The Science Fiction/Fantasy Writers’ Association (SWFA) is having a kerfluffle over – what a surprise! – institutional sexism. I missed the first part of the story, but apparently SF Bulletin columnists Barry Malzberg and Mike Resnick made references to a well-known “lady editor” in the 1950s, Bea Mahaffey.
Here’s Malzberg’s quote:
She was competent, unpretentious, and beauty pageant gorgeous … as photographs make quite clear.
And a bit more from Resnick:
She was the only pro I knew in Cincinnati when we moved here from the Chicago area more than a third of a century ago. She was incredibly generous with her time and reminiscences, and I spent a lot of time with her, on the phone and in person, duting the first few months when I was learning my way around town.
Anyone who’s seen photos of Bea from the 1950s knows she was a knockout as a young woman.
Ah, for the good old days, when women were generous with their time, and knockouts, and most of all, unpretentious, instead of always busting your chops like they do now.
To put this icing on the cake, the issue with this article had a “woman warrior” cover in a chain mail bikini. Not, I might add, “ironically.”
The chain-mail bikini is such a cliche that it is a standing joke among fantasy writers
Several younger writers in SFWA, of both genders, took offense at Resnick’s characterization and the cover. In a subsequent issue (#202) Mike Resnick and Barry Malzberg explained or excused the comments. In this column, Resnick states that he called Mahaffey “beautiful.” Resnick does something that irks me; he quickly hides behind the skirts of a woman, in this case a 92-year-old woman fan in Cleveland who told him a story about how when beautiful Bea joined an all-male fan group in that town, their wives immediately joined once they got a gander at her. Protecting their turf, get it? So it’s the 92 year old woman’s fault, and geez, can’t a guy call a woman beautiful? Why so sensitive?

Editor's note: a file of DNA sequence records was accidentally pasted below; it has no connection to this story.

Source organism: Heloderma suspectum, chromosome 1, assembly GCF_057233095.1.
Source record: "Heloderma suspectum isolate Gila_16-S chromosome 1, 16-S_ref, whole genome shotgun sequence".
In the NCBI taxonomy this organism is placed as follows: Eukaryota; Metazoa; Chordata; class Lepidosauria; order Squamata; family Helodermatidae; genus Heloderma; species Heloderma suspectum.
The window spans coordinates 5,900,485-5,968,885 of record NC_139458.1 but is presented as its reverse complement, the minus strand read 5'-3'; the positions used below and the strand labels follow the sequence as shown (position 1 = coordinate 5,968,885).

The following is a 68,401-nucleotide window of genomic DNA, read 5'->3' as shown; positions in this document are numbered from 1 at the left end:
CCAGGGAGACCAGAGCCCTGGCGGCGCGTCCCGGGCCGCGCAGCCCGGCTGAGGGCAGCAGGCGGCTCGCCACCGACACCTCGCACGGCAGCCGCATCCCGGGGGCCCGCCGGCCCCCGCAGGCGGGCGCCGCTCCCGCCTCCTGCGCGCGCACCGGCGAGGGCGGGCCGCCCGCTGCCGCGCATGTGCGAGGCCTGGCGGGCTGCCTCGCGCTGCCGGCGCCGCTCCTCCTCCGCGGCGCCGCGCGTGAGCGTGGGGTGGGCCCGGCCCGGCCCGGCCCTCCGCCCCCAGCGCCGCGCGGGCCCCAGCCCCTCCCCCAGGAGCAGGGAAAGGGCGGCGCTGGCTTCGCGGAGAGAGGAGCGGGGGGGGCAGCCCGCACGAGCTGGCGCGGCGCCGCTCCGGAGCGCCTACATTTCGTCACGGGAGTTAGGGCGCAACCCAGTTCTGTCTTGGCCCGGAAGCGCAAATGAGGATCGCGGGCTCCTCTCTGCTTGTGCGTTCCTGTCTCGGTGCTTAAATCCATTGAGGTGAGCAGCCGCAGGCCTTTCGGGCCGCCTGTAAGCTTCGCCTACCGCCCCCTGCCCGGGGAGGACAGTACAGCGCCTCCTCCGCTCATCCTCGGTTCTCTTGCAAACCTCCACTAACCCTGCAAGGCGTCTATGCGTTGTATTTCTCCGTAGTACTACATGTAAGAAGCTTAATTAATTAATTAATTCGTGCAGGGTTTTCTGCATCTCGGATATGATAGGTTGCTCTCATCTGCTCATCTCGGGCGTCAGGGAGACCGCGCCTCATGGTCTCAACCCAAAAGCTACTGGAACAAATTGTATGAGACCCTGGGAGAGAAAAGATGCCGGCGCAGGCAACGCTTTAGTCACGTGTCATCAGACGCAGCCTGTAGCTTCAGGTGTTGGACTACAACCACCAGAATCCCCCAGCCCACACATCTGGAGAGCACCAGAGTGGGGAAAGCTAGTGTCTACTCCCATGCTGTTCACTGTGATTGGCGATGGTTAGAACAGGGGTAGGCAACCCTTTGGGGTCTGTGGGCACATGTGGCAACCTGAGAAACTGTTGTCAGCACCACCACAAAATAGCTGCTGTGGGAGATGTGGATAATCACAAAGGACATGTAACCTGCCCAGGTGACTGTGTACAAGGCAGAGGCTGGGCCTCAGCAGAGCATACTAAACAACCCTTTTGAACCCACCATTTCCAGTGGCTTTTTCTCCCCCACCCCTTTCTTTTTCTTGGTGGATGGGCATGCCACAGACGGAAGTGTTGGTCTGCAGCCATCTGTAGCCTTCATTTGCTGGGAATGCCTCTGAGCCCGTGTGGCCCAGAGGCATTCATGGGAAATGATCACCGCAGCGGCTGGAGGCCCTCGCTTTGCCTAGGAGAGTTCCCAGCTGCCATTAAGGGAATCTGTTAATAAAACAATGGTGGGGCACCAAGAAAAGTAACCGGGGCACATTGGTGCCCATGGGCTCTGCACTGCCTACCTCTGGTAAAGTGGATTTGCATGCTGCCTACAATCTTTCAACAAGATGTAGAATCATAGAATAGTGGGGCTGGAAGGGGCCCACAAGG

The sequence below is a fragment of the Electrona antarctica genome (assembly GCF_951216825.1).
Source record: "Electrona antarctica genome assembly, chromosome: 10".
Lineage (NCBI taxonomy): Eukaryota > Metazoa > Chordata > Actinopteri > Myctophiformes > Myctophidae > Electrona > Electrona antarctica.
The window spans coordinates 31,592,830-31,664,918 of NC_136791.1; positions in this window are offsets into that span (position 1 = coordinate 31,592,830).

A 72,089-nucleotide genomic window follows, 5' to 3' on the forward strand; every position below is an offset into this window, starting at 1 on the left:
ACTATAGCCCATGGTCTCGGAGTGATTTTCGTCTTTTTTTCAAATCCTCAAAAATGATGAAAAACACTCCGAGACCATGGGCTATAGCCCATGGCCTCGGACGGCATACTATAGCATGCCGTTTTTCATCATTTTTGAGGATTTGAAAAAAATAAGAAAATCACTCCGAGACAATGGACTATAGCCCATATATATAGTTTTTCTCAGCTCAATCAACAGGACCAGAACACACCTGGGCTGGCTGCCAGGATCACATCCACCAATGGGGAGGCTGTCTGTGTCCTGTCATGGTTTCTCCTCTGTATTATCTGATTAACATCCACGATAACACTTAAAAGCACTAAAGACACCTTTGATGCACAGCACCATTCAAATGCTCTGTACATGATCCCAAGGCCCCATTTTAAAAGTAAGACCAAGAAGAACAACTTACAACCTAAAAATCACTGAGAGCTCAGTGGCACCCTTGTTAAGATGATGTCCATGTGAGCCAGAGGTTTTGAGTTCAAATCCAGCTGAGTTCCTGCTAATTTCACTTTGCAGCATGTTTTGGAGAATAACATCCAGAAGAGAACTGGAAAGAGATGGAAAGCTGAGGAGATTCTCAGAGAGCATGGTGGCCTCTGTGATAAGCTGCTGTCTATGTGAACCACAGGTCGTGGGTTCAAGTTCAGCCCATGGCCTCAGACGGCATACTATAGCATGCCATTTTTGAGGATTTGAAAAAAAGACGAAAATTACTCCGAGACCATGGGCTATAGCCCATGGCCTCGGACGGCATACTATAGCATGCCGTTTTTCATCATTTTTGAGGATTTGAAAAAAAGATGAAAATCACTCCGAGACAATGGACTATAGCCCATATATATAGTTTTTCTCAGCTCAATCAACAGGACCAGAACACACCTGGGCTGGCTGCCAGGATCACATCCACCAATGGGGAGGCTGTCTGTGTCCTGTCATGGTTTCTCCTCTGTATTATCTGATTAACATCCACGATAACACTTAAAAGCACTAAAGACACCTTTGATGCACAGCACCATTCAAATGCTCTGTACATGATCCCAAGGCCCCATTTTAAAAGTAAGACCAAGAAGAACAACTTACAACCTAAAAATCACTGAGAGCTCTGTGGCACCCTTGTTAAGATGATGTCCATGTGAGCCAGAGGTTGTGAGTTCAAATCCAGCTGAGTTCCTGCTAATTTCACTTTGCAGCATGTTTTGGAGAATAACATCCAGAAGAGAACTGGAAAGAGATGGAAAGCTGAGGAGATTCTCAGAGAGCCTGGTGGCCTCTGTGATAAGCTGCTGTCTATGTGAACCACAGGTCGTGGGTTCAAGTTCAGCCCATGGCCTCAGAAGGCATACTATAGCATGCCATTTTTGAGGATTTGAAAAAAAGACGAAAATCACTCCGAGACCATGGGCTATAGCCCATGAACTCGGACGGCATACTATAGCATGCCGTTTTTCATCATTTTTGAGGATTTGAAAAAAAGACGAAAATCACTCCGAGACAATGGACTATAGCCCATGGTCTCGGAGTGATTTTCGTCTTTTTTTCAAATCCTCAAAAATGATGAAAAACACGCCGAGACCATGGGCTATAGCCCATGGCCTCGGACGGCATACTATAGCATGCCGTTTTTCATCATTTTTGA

I met Gordon van Gelder, the gentleman editor of Fantasy and Science Fiction Magazine, years ago, and I thought he was handsome. If I wrote, “The handsome editor of F&SF,” you would think I was shallow. What are we to make of Resnick and Malzberg?
(As part of his rant in Issue #202, Resnick uses this very argument himself. “Yet somehow I doubt that if I mention in one of these Dialogues that [Alan Dean Foster and Robert Silverberg] are a pair of fine-looking men there’s going to be an outraged uproar…” Well, Mike, why don’t you try it? I’m guessing you would never think of mentioning a fellow man’s good looks for a couple of reasons, but one of them is that, for a fellow male writer, it’s merely too trivial. When you and Malzberg reminisce about men, you talk about their work. When you reminisce about women, you talk about their looks. That is the issue.)
Both guys also both went on the lament the good old days (1970s) when lots of them—even Marion Zimmer Bradley, a woman!—wrote porn to make ends meet and nobody got mad at them for that.
SF Bulletin did have an editor, who has stepped down over this. Her name was Jean Rabe. I know little about her except that she edited a terrible steam punk anthology that I read. Based on that one experience, I have to say I don’t think much of her anthology-editing ability. One of the articles in #202, the Andre Norton estate article which I was interested in, was choppy and didn’t provide the information I thought it would. Anyway, SF Bulletin has replaced Rabe with an editorial board. That’s the traditional response to this kind of issue, but it isn’t necessarily a bad response.
Why am I writing about this? Because, even though comments about a woman were the catalyst, I think this might be about something different; the generational divide in SFWA.